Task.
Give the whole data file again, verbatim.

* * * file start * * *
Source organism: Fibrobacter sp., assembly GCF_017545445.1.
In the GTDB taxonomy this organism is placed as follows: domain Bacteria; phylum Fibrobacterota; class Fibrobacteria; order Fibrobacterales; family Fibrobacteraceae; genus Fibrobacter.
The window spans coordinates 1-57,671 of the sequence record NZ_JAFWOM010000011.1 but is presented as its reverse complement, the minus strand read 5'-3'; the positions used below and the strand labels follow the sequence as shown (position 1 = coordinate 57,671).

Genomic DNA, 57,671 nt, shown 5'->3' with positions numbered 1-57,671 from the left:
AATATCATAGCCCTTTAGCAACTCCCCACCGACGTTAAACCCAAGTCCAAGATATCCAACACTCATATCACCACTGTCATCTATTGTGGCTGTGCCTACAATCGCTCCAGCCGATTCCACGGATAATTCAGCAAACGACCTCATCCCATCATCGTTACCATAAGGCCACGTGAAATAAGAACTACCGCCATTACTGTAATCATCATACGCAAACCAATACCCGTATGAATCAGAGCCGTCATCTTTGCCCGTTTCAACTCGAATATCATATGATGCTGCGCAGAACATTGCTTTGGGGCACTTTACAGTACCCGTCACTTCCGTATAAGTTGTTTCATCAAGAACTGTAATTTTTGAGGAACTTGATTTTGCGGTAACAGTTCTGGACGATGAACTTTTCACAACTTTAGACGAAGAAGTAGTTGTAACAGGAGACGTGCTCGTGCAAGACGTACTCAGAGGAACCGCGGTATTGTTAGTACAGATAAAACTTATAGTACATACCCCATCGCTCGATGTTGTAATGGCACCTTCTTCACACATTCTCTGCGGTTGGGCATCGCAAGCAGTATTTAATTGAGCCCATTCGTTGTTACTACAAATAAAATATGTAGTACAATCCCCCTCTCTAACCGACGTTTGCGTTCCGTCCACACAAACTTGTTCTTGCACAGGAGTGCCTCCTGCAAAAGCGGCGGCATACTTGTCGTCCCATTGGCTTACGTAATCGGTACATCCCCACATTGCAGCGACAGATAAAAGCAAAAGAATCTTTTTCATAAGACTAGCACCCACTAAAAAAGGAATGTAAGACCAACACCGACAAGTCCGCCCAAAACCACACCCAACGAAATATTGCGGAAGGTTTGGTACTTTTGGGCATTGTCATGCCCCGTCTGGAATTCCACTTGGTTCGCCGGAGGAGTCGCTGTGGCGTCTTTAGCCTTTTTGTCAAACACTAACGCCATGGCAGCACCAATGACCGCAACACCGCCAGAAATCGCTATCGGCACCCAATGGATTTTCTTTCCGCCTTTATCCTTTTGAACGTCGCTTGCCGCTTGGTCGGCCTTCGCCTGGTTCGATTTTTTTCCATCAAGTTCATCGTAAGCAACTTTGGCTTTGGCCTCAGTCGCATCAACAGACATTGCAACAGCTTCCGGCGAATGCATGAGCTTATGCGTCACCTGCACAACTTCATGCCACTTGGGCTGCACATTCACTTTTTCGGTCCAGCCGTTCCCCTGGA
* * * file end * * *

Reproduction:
Source organism: Fibrobacter sp., assembly GCF_017545445.1.
In the GTDB taxonomy this organism is placed as follows: domain Bacteria; phylum Fibrobacterota; class Fibrobacteria; order Fibrobacterales; family Fibrobacteraceae; genus Fibrobacter.
The window spans coordinates 1-57,671 of the sequence record NZ_JAFWOM010000011.1 but is presented as its reverse complement, the minus strand read 5'-3'; the positions used below and the strand labels follow the sequence as shown (position 1 = coordinate 57,671).

Genomic DNA, 57,671 nt, shown 5'->3' with positions numbered 1-57,671 from the left:
AATATCATAGCCCTTTAGCAACTCCCCACCGACGTTAAACCCAAGTCCAAGATATCCAACACTCATATCACCACTGTCATCTATTGTGGCTGTGCCTACAATCGCTCCAGCCGATTCCACGGATAATTCAGCAAACGACCTCATCCCATCATCGTTACCATAAGGCCACGTGAAATAAGAACTACCGCCATTACTGTAATCATCATACGCAAACCAATACCCGTATGAATCAGAGCCGTCATCTTTGCCCGTTTCAACTCGAATATCATATGATGCTGCGCAGAACATTGCTTTGGGGCACTTTACAGTACCCGTCACTTCCGTATAAGTTGTTTCATCAAGAACTGTAATTTTTGAGGAACTTGATTTTGCGGTAACAGTTCTGGACGATGAACTTTTCACAACTTTAGACGAAGAAGTAGTTGTAACAGGAGACGTGCTCGTGCAAGACGTACTCAGAGGAACCGCGGTATTGTTAGTACAGATAAAACTTATAGTACATACCCCATCGCTCGATGTTGTAATGGCACCTTCTTCACACATTCTCTGCGGTTGGGCATCGCAAGCAGTATTTAATTGAGCCCATTCGTTGTTACTACAAATAAAATATGTAGTACAATCCCCCTCTCTAACCGACGTTTGCGTTCCGTCCACACAAACTTGTTCTTGCACAGGAGTGCCTCCTGCAAAAGCGGCGGCATACTTGTCGTCCCATTGGCTTACGTAATCGGTACATCCCCACATTGCAGCGACAGATAAAAGCAAAAGAATCTTTTTCATAAGACTAGCACCCACTAAAAAAGGAATGTAAGACCAACACCGACAAGTCCGCCCAAAACCACACCCAACGAAATATTGCGGAAGGTTTGGTACTTTTGGGCATTGTCATGCCCCGTCTGGAATTCCACTTGGTTCGCCGGAGGAGTCGCTGTGGCGTCTTTAGCCTTTTTGTCAAACACTAACGCCATGGCAGCACCAATGACCGCAACACCGCCAGAAATCGCTATCGGCACCCAATGGATTTTCTTTCCGCCTTTATCCTTTTGAACGTCGCTTGCCGCTTGGTCGGCCTTCGCCTGGTTCGATTTTTTTCCATCAAGTTCATCGTAAGCAACTTTGGCTTTGGCCTCAGTCGCATCAACAGACATTGCAACAGCTTCCGGCGAATGCATGAGCTTATGCGTCACCTGCACAACTTCATGCCACTTGGGCTGCACATTCACTTTTTCGGTCCAGCCGTTCCCCTGGA